The ICESCR is part of the International Bill of Human Rights, along with the Universal Declaration of Human Rights (UDHR) and theInternational Covenant on Civil and Political Rights (ICCPR), including the latter’s first and second Optional Protocols.[2]

The Covenant is monitored by the UN Committee on Economic, Social and Cultural Rights.

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International Covenant on Civil and Political Rights

International Covenant on Civil and Political Rights

The International Covenant on Civil and Political Rights is aUnited Nations treaty based on the Universal Declaration of Human Rights, created in 1966 and entered into force on 23 March 1976. Nations that have ratified this treaty are bound by it.

The International Covenant on Civil and Political Rights is monitored by the Human Rights Committee (a separate body to the Human Rights Council which replaced the Commission on Human Rightsunder the UN Charter in 2006) with permanent standing, to consider periodic reports submitted by member States on their compliance with the treaty. Members of the Human Rights Committee are elected by member states, but do not represent any State. The Covenant contains two Optional Protocols. The first optional protocol creates an individual complaints mechanism whereby individuals in member States can submit complaints, known as communications, to be reviewed by the Human Rights Committee. Its rulings under the first optional protocol have created the most complex jurisprudence in the UN international human rights law system.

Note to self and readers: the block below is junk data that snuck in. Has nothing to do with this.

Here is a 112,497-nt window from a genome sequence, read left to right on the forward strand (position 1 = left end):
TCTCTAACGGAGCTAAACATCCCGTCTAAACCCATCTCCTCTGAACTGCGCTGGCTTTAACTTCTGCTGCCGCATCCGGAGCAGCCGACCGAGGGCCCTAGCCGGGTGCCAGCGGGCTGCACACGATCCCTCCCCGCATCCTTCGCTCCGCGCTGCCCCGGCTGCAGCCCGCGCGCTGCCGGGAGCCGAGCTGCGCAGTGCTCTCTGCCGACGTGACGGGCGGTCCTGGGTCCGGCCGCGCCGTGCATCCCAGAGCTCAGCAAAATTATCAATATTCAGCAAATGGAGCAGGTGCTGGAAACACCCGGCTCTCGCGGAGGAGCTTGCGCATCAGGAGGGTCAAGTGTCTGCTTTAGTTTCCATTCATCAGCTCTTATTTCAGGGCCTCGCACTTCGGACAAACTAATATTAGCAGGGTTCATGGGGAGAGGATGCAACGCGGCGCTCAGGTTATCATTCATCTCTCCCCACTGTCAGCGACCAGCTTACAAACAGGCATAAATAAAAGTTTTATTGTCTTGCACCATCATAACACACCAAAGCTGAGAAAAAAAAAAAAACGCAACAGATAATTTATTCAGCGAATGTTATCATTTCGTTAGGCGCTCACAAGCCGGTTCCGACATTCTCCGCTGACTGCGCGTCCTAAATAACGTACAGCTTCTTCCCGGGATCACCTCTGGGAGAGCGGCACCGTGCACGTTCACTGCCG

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Convention on the Elimination of All Forms of Racial Discrimination

Convention on the Elimination of

All Forms of Racial Discrimination

 

The International Convention on the Elimination of All Forms of Racial Discrimination (ICERD) is a United Nations convention. Asecond-generation human rights instrument, the Convention commits its members to the elimination of racial discrimination and the promotion of understanding among all races.[1] The convention was adopted and opened for signature by the United Nations General Assembly on December 21, 1965,[2] and entered into force on January 4, 1969. As of June 2, 2008, the Convention had 173 parties.[3] A further six countries (BhutanDjiboutiGrenadaGuinea-BissauNauru, and Sao Tome and Principe) have signed, but not yet ratified the Convention. Another 13 nations are not party to it.

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Human writes

Human writes

Extracts from Dean Johns’ article in Malaysiakini 

If wish to read all of the article, kindly contribute by subscribing Malaysiakini 

As a human who happens to write, I most of all love to write in support of human rights. It’s the worthiest possible cause. It puts me in the best possible company. And it gives me at least a grain of hope that I can help right some human wrongs.

 

It also reminds me how fortunate I am, as a citizen of a relatively free country, to enjoy the right to write in comparative safety – unlike fellow writers in so many countries around the world who constantly put their liberty and even their lives on the line.
Billions of our fellow humans are largely or totally deprived of their rights by rotten regimes in a depressingly long roll-call of countries including  Burma, China, Vietnam, North Korea, Cuba, Haiti, the Congo, Eritrea, Sudan, Niger, Chad, Saudi Arabia, Libya, Morocco, Syria, Somalia, Kazakhstan, Uzbekistan and Zimbabwe.